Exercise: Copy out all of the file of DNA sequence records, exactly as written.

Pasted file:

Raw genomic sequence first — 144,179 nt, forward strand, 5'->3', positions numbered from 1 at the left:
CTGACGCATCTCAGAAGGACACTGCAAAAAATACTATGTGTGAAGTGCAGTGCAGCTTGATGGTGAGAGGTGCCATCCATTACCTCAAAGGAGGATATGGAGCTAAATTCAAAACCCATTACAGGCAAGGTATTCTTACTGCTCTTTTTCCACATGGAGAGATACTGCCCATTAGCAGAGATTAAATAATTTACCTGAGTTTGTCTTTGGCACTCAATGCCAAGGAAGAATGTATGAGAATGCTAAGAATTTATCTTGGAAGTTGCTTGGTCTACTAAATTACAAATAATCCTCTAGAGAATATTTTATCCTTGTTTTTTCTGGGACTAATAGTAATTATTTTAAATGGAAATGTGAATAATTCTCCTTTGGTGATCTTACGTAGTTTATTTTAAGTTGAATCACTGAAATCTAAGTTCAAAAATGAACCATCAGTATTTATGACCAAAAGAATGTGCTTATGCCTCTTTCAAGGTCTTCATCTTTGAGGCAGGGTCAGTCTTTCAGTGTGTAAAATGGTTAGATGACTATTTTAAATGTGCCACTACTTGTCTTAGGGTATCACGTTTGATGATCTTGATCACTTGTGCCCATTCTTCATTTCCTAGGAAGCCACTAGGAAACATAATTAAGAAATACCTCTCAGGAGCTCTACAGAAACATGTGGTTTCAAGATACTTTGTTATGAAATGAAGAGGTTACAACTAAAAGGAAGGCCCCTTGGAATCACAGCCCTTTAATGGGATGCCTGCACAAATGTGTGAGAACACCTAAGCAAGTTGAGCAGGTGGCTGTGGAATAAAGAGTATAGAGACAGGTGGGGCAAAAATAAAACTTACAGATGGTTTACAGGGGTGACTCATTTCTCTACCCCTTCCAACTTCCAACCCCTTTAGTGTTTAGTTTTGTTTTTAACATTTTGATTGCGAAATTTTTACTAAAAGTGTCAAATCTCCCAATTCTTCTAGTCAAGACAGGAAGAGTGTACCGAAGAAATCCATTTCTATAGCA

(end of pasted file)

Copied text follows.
Raw genomic sequence first — 144,179 nt, forward strand, 5'->3', positions numbered from 1 at the left:
CTGACGCATCTCAGAAGGACACTGCAAAAAATACTATGTGTGAAGTGCAGTGCAGCTTGATGGTGAGAGGTGCCATCCATTACCTCAAAGGAGGATATGGAGCTAAATTCAAAACCCATTACAGGCAAGGTATTCTTACTGCTCTTTTTCCACATGGAGAGATACTGCCCATTAGCAGAGATTAAATAATTTACCTGAGTTTGTCTTTGGCACTCAATGCCAAGGAAGAATGTATGAGAATGCTAAGAATTTATCTTGGAAGTTGCTTGGTCTACTAAATTACAAATAATCCTCTAGAGAATATTTTATCCTTGTTTTTTCTGGGACTAATAGTAATTATTTTAAATGGAAATGTGAATAATTCTCCTTTGGTGATCTTACGTAGTTTATTTTAAGTTGAATCACTGAAATCTAAGTTCAAAAATGAACCATCAGTATTTATGACCAAAAGAATGTGCTTATGCCTCTTTCAAGGTCTTCATCTTTGAGGCAGGGTCAGTCTTTCAGTGTGTAAAATGGTTAGATGACTATTTTAAATGTGCCACTACTTGTCTTAGGGTATCACGTTTGATGATCTTGATCACTTGTGCCCATTCTTCATTTCCTAGGAAGCCACTAGGAAACATAATTAAGAAATACCTCTCAGGAGCTCTACAGAAACATGTGGTTTCAAGATACTTTGTTATGAAATGAAGAGGTTACAACTAAAAGGAAGGCCCCTTGGAATCACAGCCCTTTAATGGGATGCCTGCACAAATGTGTGAGAACACCTAAGCAAGTTGAGCAGGTGGCTGTGGAATAAAGAGTATAGAGACAGGTGGGGCAAAAATAAAACTTACAGATGGTTTACAGGGGTGACTCATTTCTCTACCCCTTCCAACTTCCAACCCCTTTAGTGTTTAGTTTTGTTTTTAACATTTTGATTGCGAAATTTTTACTAAAAGTGTCAAATCTCCCAATTCTTCTAGTCAAGACAGGAAGAGTGTACCGAAGAAATCCATTTCTATAGCA